For instance, an organization seeking to improve their operational efficiency may be attracted to low platform fees, but these can often obscure a full picture in which native enterprise functionalities and applications are missing. Bringing in external applications and plugins drives up tech stack costs, as do the technical and human resourcing needed to operate and support a platform—not to mention the costs associated with implementation. There’s a lot to consider beyond what you’re paying month to month.

“It took us one week with a developer to create specific templates [on Shopify]. I'm not talking about off-the-shelf ready-made pages because there are plenty of those with Shopify. Here, in just five days of development, our customized platform was ready.”

—Vincent Arrouet, CEO and Cofounder, Sunology

Where the competition stands, from the mouths of experts

There’s a lot that stood out to me in this study, but the anecdotes from seasoned experts were what really grabbed me. 

On Adobe:

“When replatforming to Adobe, data migration alone took almost 6 months because we had to rebuild our product catalog. Spent $800,000 in migration alone and had to hire an agency specifically for migration.”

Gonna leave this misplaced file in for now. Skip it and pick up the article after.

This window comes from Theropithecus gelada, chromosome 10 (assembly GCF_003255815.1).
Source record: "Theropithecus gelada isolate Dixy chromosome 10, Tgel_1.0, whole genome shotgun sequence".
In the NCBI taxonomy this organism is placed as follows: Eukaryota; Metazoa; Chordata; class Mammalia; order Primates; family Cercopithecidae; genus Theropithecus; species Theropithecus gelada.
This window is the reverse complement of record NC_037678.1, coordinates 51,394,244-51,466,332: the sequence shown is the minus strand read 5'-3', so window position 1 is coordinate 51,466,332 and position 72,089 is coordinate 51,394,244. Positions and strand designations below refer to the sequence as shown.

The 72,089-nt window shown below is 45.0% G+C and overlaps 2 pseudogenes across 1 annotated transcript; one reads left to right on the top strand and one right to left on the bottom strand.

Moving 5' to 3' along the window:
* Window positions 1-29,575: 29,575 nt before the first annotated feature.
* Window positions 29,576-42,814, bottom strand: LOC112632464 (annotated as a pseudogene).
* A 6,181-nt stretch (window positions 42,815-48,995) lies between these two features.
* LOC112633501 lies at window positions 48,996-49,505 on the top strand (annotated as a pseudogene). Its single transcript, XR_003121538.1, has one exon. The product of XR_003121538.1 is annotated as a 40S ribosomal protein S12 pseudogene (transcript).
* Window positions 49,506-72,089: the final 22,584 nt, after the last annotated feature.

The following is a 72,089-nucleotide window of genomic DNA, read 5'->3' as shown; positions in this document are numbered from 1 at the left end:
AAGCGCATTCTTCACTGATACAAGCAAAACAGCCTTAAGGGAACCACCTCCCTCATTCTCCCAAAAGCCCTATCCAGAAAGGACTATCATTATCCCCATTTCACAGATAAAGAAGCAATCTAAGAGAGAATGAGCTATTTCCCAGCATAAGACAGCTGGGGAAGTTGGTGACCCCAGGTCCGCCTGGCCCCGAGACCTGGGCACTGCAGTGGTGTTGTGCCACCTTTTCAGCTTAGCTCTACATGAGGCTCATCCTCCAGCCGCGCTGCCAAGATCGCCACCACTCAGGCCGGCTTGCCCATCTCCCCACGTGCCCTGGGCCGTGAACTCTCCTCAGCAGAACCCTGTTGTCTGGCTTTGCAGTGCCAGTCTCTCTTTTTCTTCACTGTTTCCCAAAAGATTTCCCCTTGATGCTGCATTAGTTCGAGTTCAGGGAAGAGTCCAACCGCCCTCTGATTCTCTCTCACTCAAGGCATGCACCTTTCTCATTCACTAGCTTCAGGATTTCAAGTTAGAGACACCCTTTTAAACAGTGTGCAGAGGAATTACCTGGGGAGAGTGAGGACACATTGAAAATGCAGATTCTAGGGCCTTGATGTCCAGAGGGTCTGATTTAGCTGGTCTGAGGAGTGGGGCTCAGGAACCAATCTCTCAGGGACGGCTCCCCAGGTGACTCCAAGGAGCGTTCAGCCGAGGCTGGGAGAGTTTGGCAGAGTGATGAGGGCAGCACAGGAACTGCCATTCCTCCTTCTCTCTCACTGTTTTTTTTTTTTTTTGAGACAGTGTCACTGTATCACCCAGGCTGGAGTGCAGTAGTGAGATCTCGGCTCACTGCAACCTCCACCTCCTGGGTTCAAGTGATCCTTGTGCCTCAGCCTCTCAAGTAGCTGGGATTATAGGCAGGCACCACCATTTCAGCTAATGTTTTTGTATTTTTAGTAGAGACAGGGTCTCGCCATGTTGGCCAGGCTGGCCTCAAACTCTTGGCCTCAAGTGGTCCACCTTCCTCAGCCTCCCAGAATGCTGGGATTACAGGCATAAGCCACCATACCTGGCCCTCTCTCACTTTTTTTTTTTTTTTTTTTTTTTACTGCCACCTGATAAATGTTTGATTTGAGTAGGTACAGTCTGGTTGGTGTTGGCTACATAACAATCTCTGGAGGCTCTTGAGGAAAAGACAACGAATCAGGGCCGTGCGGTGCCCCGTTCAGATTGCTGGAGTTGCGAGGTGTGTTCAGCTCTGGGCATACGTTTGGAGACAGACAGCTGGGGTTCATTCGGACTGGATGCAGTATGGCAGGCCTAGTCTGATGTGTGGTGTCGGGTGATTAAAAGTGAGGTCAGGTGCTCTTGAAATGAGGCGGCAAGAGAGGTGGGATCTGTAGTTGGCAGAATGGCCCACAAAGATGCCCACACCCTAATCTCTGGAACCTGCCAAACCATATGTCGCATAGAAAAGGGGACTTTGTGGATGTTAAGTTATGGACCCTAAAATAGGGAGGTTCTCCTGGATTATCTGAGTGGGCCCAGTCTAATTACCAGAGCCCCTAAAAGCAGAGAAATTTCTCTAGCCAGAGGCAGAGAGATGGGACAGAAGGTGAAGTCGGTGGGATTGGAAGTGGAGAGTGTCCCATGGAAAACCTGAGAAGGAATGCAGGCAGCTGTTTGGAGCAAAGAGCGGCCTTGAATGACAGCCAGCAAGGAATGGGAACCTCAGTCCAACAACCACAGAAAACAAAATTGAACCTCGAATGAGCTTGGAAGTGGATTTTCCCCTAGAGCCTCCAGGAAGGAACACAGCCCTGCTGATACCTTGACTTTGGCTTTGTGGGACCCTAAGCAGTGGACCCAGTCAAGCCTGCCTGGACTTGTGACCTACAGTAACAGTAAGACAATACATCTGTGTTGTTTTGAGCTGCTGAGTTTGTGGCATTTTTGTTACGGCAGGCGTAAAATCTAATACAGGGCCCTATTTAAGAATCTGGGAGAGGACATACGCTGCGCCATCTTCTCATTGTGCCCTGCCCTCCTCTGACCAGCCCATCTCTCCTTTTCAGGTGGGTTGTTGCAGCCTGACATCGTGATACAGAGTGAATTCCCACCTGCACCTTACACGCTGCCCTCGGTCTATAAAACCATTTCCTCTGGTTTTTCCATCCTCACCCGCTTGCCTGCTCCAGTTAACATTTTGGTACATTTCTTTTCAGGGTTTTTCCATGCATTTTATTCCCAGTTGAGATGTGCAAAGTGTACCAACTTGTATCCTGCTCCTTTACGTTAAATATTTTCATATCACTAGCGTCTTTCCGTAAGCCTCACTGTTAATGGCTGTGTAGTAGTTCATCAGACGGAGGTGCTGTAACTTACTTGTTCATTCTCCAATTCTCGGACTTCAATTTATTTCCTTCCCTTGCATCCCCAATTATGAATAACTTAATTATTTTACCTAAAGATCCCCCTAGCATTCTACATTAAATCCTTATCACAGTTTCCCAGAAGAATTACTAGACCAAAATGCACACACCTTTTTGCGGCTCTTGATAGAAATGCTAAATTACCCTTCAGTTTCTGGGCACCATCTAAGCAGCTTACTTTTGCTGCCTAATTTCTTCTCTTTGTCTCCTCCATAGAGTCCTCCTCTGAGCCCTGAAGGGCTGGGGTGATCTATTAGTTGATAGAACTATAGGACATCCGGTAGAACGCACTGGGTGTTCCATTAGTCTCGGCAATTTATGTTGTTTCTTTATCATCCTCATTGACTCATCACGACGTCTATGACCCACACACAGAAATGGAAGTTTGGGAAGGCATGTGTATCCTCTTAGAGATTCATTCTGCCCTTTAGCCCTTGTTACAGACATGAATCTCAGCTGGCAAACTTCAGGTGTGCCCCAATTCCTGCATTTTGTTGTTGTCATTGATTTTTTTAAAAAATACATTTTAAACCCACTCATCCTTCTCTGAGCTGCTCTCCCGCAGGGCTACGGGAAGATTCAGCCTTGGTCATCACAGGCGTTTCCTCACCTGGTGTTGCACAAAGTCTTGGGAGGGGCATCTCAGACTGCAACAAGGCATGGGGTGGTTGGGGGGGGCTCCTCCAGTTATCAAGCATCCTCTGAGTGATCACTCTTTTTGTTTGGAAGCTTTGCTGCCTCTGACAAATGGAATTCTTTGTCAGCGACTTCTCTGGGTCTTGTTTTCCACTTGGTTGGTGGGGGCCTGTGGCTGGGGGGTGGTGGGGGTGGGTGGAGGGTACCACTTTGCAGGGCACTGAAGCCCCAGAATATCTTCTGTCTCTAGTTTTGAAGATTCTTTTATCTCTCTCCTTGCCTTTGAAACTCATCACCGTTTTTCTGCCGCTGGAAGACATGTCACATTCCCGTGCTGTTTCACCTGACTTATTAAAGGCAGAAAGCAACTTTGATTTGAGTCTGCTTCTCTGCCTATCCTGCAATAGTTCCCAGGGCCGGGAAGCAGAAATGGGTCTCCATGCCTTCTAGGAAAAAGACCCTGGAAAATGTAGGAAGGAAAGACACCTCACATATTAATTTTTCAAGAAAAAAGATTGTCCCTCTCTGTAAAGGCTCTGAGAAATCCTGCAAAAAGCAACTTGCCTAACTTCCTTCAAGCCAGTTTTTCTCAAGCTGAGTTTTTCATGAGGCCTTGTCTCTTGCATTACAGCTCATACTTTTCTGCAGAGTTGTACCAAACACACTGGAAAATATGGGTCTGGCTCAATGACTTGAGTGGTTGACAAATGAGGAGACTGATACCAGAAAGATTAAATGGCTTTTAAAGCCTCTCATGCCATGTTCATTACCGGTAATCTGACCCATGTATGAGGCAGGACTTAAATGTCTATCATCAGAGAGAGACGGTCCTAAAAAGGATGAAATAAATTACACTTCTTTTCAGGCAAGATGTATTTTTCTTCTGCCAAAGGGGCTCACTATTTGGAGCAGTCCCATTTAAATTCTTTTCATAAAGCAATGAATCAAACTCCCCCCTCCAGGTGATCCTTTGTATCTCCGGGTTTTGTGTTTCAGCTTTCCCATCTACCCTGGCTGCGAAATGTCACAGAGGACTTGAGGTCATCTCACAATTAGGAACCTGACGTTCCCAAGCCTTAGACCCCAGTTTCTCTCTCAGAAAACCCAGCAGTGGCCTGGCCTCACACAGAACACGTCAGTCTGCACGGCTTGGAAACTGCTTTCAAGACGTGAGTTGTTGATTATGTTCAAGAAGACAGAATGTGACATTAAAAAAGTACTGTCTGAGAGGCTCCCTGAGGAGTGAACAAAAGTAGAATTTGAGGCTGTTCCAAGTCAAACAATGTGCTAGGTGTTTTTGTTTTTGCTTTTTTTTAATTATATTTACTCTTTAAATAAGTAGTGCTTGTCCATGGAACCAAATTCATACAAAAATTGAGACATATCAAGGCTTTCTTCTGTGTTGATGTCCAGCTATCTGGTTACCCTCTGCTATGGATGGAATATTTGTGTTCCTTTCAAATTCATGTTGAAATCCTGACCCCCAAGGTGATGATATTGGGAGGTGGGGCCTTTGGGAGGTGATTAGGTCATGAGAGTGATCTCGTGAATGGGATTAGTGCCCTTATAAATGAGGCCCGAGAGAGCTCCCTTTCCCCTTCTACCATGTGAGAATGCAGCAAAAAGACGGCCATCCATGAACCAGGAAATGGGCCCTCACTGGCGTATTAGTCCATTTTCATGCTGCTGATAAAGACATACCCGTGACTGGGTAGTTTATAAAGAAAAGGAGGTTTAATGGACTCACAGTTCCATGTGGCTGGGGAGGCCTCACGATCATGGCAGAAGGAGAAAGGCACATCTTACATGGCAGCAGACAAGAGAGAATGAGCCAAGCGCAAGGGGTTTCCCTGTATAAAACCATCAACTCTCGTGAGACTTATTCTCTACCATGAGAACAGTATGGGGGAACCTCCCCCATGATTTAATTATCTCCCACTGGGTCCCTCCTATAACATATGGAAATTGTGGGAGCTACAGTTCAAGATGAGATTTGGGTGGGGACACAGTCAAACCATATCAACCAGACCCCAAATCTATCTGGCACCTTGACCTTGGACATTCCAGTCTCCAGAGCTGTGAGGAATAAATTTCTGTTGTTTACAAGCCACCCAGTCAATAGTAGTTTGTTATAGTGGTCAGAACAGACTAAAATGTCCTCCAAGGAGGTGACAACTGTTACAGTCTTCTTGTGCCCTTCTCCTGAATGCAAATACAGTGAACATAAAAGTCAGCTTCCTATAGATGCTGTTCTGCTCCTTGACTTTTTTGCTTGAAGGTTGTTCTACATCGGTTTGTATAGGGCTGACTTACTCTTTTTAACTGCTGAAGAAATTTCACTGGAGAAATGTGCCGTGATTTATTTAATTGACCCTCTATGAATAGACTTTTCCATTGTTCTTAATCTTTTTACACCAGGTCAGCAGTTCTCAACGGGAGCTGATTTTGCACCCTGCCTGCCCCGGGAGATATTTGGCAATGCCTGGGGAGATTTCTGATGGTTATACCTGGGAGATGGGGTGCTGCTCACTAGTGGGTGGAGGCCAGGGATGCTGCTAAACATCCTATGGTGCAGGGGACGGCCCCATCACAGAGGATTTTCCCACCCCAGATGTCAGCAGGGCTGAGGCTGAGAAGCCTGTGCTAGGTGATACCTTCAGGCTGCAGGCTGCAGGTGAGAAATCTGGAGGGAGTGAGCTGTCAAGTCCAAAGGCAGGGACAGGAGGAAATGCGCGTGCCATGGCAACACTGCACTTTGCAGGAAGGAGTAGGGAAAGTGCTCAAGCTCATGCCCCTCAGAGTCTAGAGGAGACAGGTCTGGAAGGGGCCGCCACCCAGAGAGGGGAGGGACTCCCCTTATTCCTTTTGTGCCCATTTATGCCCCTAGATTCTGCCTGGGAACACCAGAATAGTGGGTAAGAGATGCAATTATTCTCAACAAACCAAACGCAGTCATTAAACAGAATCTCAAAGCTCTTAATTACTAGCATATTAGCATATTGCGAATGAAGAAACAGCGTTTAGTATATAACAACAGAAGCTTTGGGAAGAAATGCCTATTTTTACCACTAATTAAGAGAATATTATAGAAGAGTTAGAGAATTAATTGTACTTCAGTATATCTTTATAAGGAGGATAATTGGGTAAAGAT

On Salesforce:

“System integration is the first major cost when thinking about a Salesforce implementation.” This is often due to the costs associated with connecting old and new platforms—an important consideration given that many of Salesforce’s customers are mid- to large enterprises that are replatforming from large, entrenched systems, rather than starting from scratch.

On BigCommerce:

“BigCommerce is not flexible in terms of custom development.” Compared to Shopify, other platforms like BigCommerce are slow to roll out new features. In contrast, we release hundreds of new product updates every year (just check out our most recent Edition—and every one previous to it). And we spent $1.7 billion in research and development in 2023 alone. 

And finally on WooCommerce: 

“WooCommerce, which has historically been a platform geared at SMBs and mid-market, and is limited in terms of its ability to scale up enterprise functionality, requiring merchants to integrate more applications and add increased complexity and risk to their technical infrastructure.”

For small businesses, WooCommerce may suffice. But most businesses are looking to scale—and doing so is a headache on a platform not built for it. When you outgrow WooCommerce, a move to Shopify is the obvious choice.

Being on Shopify pays—not being on Shopify costs

We’ve focused so far on cost advantages, but it’s also worth thinking about how much value different platforms allow an enterprise to capture. A difference in conversion rate can be applied as an additional cost for other platforms because it’s value that businesses would otherwise be capturing if they were on our platform instead. 

Our overall conversion rate outpaces the competition by up to 36%. When looking at the subset of four competitors evaluated in this TCO study, that’s an average of 18% higher checkout rate. Expressed as a percent of TCO, assuming a 10% margin on goods sold, that’s a roughly 1.8% TCO offset.